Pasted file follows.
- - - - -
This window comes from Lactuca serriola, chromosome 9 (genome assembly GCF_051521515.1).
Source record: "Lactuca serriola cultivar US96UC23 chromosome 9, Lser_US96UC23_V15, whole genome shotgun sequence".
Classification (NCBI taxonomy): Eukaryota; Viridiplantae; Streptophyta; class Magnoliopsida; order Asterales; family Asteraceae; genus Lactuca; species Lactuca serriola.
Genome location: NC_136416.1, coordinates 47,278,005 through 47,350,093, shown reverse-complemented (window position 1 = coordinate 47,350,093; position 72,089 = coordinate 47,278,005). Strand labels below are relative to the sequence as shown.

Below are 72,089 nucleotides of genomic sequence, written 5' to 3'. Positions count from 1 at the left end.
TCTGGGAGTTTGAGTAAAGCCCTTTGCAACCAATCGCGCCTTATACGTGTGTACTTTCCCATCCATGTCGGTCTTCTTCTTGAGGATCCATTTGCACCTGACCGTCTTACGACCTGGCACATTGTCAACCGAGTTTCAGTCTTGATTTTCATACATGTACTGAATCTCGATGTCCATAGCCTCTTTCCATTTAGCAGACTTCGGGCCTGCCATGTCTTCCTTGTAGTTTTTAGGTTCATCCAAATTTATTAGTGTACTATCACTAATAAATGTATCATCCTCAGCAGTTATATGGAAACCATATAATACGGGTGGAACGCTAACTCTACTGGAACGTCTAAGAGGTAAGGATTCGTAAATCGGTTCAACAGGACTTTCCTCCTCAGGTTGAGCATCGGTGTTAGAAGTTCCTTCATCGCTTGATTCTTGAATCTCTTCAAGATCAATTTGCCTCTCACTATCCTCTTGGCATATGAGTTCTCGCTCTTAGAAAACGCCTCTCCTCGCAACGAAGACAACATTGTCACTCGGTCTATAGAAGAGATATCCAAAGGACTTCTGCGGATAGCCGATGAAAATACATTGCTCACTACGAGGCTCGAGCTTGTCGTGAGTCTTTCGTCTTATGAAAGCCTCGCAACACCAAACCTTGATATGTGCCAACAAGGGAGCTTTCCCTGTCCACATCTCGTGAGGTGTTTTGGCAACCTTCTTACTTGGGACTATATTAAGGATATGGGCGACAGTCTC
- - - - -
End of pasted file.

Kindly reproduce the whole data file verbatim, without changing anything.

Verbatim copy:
This window comes from Lactuca serriola, chromosome 9 (genome assembly GCF_051521515.1).
Source record: "Lactuca serriola cultivar US96UC23 chromosome 9, Lser_US96UC23_V15, whole genome shotgun sequence".
Classification (NCBI taxonomy): Eukaryota; Viridiplantae; Streptophyta; class Magnoliopsida; order Asterales; family Asteraceae; genus Lactuca; species Lactuca serriola.
Genome location: NC_136416.1, coordinates 47,278,005 through 47,350,093, shown reverse-complemented (window position 1 = coordinate 47,350,093; position 72,089 = coordinate 47,278,005). Strand labels below are relative to the sequence as shown.

Below are 72,089 nucleotides of genomic sequence, written 5' to 3'. Positions count from 1 at the left end.
TCTGGGAGTTTGAGTAAAGCCCTTTGCAACCAATCGCGCCTTATACGTGTGTACTTTCCCATCCATGTCGGTCTTCTTCTTGAGGATCCATTTGCACCTGACCGTCTTACGACCTGGCACATTGTCAACCGAGTTTCAGTCTTGATTTTCATACATGTACTGAATCTCGATGTCCATAGCCTCTTTCCATTTAGCAGACTTCGGGCCTGCCATGTCTTCCTTGTAGTTTTTAGGTTCATCCAAATTTATTAGTGTACTATCACTAATAAATGTATCATCCTCAGCAGTTATATGGAAACCATATAATACGGGTGGAACGCTAACTCTACTGGAACGTCTAAGAGGTAAGGATTCGTAAATCGGTTCAACAGGACTTTCCTCCTCAGGTTGAGCATCGGTGTTAGAAGTTCCTTCATCGCTTGATTCTTGAATCTCTTCAAGATCAATTTGCCTCTCACTATCCTCTTGGCATATGAGTTCTCGCTCTTAGAAAACGCCTCTCCTCGCAACGAAGACAACATTGTCACTCGGTCTATAGAAGAGATATCCAAAGGACTTCTGCGGATAGCCGATGAAAATACATTGCTCACTACGAGGCTCGAGCTTGTCGTGAGTCTTTCGTCTTATGAAAGCCTCGCAACACCAAACCTTGATATGTGCCAACAAGGGAGCTTTCCCTGTCCACATCTCGTGAGGTGTTTTGGCAACCTTCTTACTTGGGACTATATTAAGGATATGGGCGACAGTCTC